Photo by Gage Skidmore, Via Flickr

Photo by Gage Skidmore, via Flickr

The evidence is in:

The prevalence of dangerous strains of the human papillomavirus — the most common sexually transmitted infection in the United States and a principal cause of cervical cancer — has dropped by half among teenage girls in the last decade, a striking measure of success for a vaccine that was introduced only in 2006, federal health officials said on Wednesday.

Now, we still aren’t getting enough girls and young women fully vaccinated. In the U.S., only about one-third of teenagers receive three doses, which represents a full course of the vaccine. By comparison, rates in many other countries — from wealthy nations like Britain and Denmark to poorer ones like Rwanda — are around 80 percent. Thomas Frieden, the director of the Centers for Disease Control and Prevention, estimates that 50,000 teenage girls alive today will die from cervical cancer that vaccination would have prevented if the U.S. had gotten to that 80 percent vaccination rate.

HPV vaccination in this country would be much more widespread if not for a determined opposition — one grounded in ideology rather than science. There is a broader antivaccine movement (championed by celebrities like Jenny McCarthy) that opposes the battery of childhood shots most of us grew up with, based on roundly discredited notions that vaccines cause autism. But in the case of the HPV vaccine, conservative politicians are leading the charge. They believe that giving teens the vaccine sends the message that sex at that age is okay, undermining their efforts to promote abstinence before marriage. And sadly, their campaign to win over the public seems to be working. According to a study in the journal Pediatrics, 44 percent of parents surveyed in 2010 stated they would not have their daughters vaccinated, up from 40 percent in 2008.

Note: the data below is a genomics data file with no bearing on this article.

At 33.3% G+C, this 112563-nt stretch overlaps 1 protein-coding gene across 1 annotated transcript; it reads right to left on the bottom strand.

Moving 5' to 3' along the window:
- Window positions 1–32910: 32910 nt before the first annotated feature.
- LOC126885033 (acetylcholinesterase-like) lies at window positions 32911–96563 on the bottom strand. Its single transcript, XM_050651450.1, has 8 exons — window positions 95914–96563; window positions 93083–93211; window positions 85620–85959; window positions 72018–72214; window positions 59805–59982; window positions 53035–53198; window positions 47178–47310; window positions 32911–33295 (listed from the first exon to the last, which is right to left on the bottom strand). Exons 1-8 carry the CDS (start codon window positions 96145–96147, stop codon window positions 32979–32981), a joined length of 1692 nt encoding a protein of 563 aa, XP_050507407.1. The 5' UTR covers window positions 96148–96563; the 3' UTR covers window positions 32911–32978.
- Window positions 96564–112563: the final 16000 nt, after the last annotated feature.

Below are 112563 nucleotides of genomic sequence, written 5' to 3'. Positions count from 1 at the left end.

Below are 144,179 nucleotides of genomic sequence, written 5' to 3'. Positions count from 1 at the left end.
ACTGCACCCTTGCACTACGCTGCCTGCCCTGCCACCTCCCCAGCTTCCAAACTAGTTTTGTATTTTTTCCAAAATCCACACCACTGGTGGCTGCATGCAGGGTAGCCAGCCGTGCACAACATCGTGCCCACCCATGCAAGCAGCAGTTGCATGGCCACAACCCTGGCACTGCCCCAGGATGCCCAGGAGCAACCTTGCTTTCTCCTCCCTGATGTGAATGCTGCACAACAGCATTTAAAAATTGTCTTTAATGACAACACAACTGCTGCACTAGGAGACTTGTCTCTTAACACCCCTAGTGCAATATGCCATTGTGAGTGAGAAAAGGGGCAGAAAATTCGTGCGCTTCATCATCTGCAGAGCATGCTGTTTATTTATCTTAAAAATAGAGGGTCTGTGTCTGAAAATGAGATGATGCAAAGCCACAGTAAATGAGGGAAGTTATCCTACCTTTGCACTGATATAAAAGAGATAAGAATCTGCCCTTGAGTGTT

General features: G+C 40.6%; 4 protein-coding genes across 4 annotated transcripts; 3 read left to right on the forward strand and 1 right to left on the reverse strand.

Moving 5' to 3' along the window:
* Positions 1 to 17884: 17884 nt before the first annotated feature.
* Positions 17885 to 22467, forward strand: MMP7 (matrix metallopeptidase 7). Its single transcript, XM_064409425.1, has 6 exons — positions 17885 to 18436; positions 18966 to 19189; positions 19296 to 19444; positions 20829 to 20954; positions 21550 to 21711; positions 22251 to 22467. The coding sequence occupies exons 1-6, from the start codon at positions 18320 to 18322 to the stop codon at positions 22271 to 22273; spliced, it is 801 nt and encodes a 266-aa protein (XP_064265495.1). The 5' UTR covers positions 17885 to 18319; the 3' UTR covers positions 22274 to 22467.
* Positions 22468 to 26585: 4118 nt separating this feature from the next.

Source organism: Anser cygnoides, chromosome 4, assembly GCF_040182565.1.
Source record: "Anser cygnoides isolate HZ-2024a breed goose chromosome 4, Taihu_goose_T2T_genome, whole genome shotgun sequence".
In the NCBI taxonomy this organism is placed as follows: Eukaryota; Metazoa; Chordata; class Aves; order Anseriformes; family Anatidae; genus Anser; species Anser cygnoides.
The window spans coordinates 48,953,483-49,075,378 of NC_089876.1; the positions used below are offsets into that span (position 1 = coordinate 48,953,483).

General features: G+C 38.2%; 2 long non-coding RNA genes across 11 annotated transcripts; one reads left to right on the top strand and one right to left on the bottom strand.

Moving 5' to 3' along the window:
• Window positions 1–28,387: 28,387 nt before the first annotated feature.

The hostility to science that animates some quarters of the anti-HPV movement became clear during the race for the Republican presidential nomination in 2012. After being attacked by Minnesota congresswoman Michele Bachmann, Texas governor Rick Perry backtracked from his previous support for making HPV vaccination mandatory. Bachmann claimed that the HPV vaccine causes mental retardation. When informed by Fox News’ Chris Wallace that studies show the vaccine to be safe, she hedged, saying she was only repeating a story told to her by a mother. But two months later, she continued to press her unsubstantiated claims, expressing sympathy for people who have to live with the “ravages of this vaccine.”

The evidence from the CDC is clear. This vaccine saves lives by the thousands — women and men. But ideology and unproven fears are preventing many more from getting immunized. My hope is that parents will take a hard look at the science and realize that any fears they have about teenage sex pale in comparison to the very real danger of their children dying from a disease that could have easily been prevented.

Ian Reifowitz is the author of Obama’s America: A Transformative Vision of Our National Identity. Twitter: @IanReifowitz

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